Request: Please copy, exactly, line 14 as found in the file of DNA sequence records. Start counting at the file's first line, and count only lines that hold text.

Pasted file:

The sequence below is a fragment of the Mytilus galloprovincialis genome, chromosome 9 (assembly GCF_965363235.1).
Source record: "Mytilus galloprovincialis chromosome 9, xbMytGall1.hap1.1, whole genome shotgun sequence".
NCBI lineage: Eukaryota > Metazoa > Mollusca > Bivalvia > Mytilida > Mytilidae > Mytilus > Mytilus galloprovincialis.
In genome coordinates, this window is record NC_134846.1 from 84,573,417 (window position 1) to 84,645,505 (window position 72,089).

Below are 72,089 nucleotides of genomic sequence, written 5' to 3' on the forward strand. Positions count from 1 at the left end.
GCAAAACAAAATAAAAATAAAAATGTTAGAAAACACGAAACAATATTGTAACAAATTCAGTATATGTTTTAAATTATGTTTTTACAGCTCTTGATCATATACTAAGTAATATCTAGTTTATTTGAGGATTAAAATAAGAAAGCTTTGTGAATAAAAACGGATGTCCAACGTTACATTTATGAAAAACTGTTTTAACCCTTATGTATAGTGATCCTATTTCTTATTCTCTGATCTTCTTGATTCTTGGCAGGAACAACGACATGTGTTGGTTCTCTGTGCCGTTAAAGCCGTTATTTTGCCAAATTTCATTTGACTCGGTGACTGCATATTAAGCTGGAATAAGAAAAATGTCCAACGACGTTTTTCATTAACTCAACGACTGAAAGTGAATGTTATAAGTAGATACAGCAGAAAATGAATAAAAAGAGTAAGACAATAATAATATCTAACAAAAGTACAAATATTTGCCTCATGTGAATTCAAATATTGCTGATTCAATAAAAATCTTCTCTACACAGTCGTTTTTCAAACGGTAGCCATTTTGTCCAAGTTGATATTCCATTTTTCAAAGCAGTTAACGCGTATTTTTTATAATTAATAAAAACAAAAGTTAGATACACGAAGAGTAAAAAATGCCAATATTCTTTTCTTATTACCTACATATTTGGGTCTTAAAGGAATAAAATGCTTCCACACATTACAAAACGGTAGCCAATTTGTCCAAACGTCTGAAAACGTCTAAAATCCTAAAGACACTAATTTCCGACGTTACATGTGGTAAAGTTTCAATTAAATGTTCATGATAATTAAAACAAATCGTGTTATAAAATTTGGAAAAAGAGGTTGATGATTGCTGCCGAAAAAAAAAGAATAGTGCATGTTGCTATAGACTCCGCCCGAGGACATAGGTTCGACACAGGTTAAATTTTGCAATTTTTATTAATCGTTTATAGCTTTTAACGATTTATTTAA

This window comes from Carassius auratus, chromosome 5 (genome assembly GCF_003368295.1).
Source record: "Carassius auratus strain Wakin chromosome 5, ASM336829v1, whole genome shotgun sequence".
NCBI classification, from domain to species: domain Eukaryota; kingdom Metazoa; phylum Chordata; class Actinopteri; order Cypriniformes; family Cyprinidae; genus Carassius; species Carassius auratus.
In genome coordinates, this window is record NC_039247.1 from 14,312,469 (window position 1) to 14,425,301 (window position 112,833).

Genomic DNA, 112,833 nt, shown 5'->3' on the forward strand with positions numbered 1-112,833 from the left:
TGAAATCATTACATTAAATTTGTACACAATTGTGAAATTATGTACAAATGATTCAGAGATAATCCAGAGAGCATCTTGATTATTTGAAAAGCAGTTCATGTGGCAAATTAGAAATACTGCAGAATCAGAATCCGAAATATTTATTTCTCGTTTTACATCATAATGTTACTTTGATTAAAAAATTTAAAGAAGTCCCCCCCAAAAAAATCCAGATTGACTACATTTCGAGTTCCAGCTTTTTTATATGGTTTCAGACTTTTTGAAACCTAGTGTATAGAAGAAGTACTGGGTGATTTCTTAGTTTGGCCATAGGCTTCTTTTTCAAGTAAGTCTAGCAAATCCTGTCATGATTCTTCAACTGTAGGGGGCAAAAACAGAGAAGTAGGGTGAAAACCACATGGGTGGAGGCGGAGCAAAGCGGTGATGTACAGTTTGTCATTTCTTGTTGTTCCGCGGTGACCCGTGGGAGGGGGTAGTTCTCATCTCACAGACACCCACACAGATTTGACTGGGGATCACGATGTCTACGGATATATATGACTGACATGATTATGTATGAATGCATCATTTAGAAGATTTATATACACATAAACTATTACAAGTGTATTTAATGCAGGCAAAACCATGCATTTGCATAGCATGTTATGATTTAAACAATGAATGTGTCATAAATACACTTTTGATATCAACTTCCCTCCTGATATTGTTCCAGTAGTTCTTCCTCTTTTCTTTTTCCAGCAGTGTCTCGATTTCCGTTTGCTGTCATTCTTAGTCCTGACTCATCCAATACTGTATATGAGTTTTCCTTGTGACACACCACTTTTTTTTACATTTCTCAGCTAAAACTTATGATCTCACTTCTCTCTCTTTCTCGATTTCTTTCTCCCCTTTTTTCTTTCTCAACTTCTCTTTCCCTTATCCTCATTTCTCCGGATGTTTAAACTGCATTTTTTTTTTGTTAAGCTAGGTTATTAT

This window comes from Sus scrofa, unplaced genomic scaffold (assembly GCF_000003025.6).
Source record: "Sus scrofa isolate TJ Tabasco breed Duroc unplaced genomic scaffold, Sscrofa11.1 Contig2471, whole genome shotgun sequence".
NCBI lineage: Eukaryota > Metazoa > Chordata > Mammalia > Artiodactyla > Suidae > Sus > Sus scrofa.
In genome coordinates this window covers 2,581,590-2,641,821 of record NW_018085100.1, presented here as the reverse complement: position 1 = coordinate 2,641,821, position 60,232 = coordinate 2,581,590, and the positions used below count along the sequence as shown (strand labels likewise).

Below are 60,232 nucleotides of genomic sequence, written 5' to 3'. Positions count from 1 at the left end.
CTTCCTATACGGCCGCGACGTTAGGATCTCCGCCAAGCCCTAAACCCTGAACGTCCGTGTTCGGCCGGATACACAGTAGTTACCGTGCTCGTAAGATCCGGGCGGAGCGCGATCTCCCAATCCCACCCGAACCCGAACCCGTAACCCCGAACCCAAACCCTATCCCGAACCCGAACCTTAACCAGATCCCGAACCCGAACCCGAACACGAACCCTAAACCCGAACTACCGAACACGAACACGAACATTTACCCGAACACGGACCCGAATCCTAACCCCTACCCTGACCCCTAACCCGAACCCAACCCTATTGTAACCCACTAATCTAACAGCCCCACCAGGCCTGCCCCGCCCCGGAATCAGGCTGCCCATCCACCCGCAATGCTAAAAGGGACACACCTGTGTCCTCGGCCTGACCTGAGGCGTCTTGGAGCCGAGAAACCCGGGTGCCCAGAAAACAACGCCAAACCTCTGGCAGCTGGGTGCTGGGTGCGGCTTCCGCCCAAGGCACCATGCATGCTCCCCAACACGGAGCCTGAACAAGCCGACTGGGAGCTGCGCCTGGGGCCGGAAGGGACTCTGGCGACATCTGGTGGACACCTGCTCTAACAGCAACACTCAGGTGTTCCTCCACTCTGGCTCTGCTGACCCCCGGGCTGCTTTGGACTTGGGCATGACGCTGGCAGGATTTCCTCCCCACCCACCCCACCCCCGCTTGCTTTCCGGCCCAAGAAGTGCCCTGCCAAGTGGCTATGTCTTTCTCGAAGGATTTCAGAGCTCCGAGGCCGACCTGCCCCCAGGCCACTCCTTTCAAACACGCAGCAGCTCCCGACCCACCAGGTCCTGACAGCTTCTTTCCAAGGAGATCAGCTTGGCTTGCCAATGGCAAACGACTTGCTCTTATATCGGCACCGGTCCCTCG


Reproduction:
Source record: "Sus scrofa isolate TJ Tabasco breed Duroc unplaced genomic scaffold, Sscrofa11.1 Contig2471, whole genome shotgun sequence".